The Comparison of Bisegmental Representations of sC Clusters in English
Languages of publication
The distribution of sC clusters and their interactions with phonological rules point to a unique status of such consonant sequences, which opens the possibility of ascribing more than one representation to them. The primary goal of this article is to establish the most suitable representation of sC clusters, understood in the narrow sense as /s/ plus a stop cluster: /sk/, /st/ and /sp/ only, from among the theoretically possible variants generated by the autosegmental theory of the syllable. The differing representations display various compliance with phonotactic generalisations and phonological behaviour of the clusters in question in English. The article is organised as follows. Section 1 introduces background information. Section 2 examines the logically possible two-segment structures as ensuing from the application of the Syllable Structure Algorithm. Section 3 presents the Branching Onset model and its variants. Section 4 considers the specific predictions made by the Appendix model. Section 5 offers conclusions and points to the most appropriate bisegmental representation.
- Barlow, Jessica. 2001 “The structure of /s/-sequences: evidence from a disordered system”. Journal of Child Language 28: 291–324.
- Booij, Geert and Jerzy Rubach. 1990. “Syllable structure assignment in Polish.” Phonology 7: 121–158.
- Carlisle, Robert. 2006. “The sonority cycle and the acquisition of complex onsets”. In: Barbara Baptista – Michael Watkins (eds.), English with a Latin beat – Studies in Portuguese/Spanish English interphonology. (Amsterdam: John Benjamins), 105–138.
- Collins, Beverley and Inger Mees. 2003. Practical phonetics and phonology: a resource book for students. London & NY: Routledge.
- Fikkert, Paula. 1994. On the acquisition of prosodic structure. Ph.D. dissertation. Leiden University.
- Fleischhacker, Heidi. 2000. The location of epenthetic vowels with respect to consonant clusters: an auditory similarity account. M.A. dissertation, UCLA.
- Giegerich, Heinz J. 1993 English phonology: an introduction. Cambridge: Cambridge University Press.
- Goad, Heather and Yvan Rose. 2004. “Input elaboration, head faithfulness and evidence for representation in the acquisition of left-edge clusters in West Germanic”. In: René Kager, Joe Pater and Wim Zonneveld (eds.). Constraints in phonological acquisition. (Cambridge: Cambridge University Press), 109–157.
- Goldsmith, John. 1976. Autosegmental phonology. Ph.D. dissertation, MIT.
- Hooper, Joan. 1976. An introduction to natural generative phonology. New York: Academic Press.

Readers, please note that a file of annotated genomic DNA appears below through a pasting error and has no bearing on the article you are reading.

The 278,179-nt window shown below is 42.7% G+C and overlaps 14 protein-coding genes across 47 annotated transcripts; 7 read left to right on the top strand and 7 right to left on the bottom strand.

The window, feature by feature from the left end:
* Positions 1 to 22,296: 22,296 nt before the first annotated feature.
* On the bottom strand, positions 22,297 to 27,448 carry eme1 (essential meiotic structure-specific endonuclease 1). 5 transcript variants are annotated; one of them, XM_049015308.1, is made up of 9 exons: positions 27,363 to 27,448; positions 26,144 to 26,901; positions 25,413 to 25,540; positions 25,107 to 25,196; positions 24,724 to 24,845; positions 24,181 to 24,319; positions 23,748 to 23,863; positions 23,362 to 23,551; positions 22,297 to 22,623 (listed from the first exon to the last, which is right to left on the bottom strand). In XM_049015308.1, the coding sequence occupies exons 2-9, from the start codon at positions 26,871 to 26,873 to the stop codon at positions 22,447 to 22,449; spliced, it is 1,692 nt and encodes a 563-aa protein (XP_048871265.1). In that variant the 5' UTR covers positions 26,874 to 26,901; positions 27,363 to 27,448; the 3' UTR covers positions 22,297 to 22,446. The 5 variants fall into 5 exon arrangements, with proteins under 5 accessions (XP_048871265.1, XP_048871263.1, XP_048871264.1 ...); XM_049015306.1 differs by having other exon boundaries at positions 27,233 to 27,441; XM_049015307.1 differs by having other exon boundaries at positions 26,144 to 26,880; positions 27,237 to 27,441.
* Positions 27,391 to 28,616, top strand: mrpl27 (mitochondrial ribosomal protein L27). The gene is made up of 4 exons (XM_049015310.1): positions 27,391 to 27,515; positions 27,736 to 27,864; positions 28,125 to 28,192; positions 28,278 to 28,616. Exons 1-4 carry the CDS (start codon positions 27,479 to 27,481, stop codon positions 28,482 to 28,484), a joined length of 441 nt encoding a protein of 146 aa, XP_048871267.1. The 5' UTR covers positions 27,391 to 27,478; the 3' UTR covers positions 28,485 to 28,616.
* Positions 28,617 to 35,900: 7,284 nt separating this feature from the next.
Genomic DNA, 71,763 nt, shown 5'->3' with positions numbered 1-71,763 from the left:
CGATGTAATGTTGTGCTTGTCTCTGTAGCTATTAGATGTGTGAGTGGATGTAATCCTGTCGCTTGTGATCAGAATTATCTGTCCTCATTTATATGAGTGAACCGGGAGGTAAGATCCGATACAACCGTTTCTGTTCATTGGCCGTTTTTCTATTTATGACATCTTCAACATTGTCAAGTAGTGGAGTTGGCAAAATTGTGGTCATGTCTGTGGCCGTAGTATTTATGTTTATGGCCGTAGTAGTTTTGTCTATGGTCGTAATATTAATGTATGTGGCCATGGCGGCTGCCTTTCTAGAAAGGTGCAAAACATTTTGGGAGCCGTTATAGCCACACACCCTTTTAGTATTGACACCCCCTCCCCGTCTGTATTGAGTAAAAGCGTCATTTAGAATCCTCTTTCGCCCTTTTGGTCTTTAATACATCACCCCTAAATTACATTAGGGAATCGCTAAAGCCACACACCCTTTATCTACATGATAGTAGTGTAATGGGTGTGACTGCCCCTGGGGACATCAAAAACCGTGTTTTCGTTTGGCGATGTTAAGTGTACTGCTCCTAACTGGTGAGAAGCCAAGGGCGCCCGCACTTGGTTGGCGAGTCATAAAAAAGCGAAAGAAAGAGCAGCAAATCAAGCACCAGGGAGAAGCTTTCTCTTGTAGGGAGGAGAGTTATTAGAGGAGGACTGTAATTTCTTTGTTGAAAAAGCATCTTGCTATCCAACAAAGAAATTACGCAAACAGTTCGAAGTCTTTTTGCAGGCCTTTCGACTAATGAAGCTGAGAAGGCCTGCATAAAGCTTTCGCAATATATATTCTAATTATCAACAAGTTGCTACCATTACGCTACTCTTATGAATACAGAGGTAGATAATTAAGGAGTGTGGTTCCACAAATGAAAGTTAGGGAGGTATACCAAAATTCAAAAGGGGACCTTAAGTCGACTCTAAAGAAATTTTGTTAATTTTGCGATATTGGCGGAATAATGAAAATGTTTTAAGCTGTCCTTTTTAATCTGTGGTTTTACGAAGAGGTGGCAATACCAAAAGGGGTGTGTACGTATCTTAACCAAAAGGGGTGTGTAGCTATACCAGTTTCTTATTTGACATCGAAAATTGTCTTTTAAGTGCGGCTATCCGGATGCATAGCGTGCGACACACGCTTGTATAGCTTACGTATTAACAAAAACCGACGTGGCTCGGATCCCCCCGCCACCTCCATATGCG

- Jespersen, Otto. 1904. Lehrbuch der Phonetik. Leipzig and Berlin: B.G. Teubner.
- Jones, Daniel. 1958. English pronouncing dictionary. London: Dent.
- Kaye, Jonathan. 1989. Phonology: a cognitive view. Hillsdale, NJ: Erlbaum.
- Kaye, Jonathan. 1992. “Do you believe in magic? The story of s+C sequences”. SOAS Working Papers in Linguistics and Phonetics 2: 293–313.
- Kenstowicz, Michael. 1994. Phonology in generative grammar. Oxford: Blackwell Publishing.
- Levin, Juliette. 1985. A metrical theory of syllabicity. Ph.D. dissertation. MIT.
- Major, Roy. 1996. “Markedness in second language acquisition of consonant clusters”. In: Robert Bayley and Dennis R. Preston (eds.), Variation and second language acquisition. (Amsterdam: Benjamins), 75–96.
- Major, Roy. 2001. Foreign accent. The ontogeny and phylogeny of second language phonology. New Jersey: Erlbaum.
- Minkova, Donka. 2003. Alliteration and sound change in Early English. Cambridge: Cambridge University Press.
- Odden, David A. 2005. Introducing phonology. Cambridge: Cambridge University Press.
- Ohala, Diane. 1999. “The influence of sonority on children’s cluster reductions”. Journal of Communication Disorders 32: 397–422.
- Rubach, Jerzy. 1999. “The syllable in phonological analysis”. Rivista di linguistica 11: 273–314.
- Selkirk, Elizabeth. 1980. “The role of prosodic categories in English word stress”. Linguistic Inquiry 11: 563–605.
- Selkirk, Elizabeth. 1982. “The phrase phonology of English and French”. Language 58: 947–978.
- Steriade, Donca. 1982. Greek prosodies and the nature of syllabification. Ph.D. dissertation, MIT.
- Sievers, Eduard. 1881. Grundzüge der Phonetik. Leipzig: Breitkopf and Hārtel.
- Vennemann, Theo. 1982 “Zur Silbenstruktur der deutschen Standardsprache”. In: Theo Vennemann (ed.), Silben, Segmente, Akzente. (Tübingen: Max Niemeyer Verlag), 261–305.
- Whitney, William D. 1865. “On the relation of vowels and consonants.” Journal of the American Oriental Society 8: 357–373.
- Whitney, William D. . Reprinted in: Michael Silverstein (ed.). Whitney on language. (Cambridge, MA: MIT Press), 198–214.
Publication order reference